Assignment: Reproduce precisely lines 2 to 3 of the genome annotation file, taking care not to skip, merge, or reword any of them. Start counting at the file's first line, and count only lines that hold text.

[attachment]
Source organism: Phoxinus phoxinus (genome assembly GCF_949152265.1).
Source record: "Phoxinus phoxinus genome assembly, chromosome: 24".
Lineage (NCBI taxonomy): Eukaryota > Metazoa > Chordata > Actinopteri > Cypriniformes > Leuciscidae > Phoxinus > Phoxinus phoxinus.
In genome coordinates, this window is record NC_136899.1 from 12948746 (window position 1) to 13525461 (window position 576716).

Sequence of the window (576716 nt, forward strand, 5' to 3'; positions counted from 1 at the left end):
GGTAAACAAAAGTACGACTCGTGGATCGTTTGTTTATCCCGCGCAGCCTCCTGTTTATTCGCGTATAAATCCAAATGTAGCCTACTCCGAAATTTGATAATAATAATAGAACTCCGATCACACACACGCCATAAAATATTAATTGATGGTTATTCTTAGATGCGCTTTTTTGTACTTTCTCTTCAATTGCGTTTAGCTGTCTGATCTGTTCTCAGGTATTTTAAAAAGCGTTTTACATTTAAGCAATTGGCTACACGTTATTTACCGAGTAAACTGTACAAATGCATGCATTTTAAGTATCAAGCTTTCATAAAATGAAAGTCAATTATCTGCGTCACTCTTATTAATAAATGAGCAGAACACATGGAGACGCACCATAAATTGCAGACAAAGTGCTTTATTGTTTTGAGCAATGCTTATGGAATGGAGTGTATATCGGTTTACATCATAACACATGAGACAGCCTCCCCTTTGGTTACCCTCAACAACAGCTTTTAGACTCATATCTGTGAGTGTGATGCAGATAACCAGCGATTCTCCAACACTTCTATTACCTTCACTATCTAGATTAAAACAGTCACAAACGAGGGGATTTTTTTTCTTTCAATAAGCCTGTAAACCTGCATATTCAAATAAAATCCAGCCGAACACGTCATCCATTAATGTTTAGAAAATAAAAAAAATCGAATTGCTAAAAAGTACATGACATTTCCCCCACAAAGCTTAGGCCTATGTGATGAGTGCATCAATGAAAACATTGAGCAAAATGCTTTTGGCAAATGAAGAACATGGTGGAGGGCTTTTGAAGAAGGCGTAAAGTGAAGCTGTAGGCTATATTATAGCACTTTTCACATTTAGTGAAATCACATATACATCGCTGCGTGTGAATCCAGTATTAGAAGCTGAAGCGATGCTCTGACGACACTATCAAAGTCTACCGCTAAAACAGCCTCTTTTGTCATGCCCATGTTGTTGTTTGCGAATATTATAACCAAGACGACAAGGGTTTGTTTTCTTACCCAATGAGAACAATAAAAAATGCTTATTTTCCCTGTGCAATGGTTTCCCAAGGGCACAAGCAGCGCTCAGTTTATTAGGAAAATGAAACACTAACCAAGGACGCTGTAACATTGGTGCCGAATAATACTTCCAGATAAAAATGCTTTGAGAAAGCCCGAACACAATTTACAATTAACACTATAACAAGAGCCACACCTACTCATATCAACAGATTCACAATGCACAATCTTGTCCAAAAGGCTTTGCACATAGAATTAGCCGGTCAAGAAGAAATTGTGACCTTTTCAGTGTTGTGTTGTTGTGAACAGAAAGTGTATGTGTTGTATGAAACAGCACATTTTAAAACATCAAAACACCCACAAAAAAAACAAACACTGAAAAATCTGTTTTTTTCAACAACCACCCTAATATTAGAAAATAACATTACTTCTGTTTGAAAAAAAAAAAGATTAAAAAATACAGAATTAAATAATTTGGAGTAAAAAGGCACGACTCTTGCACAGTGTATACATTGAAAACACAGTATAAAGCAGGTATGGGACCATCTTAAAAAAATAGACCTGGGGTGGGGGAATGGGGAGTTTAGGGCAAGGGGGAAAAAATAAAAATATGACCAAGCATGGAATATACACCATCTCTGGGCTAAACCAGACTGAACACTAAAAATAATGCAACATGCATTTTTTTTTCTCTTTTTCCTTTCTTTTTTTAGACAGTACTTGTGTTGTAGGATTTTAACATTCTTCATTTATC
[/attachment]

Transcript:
Source record: "Phoxinus phoxinus genome assembly, chromosome: 24".
Lineage (NCBI taxonomy): Eukaryota > Metazoa > Chordata > Actinopteri > Cypriniformes > Leuciscidae > Phoxinus > Phoxinus phoxinus.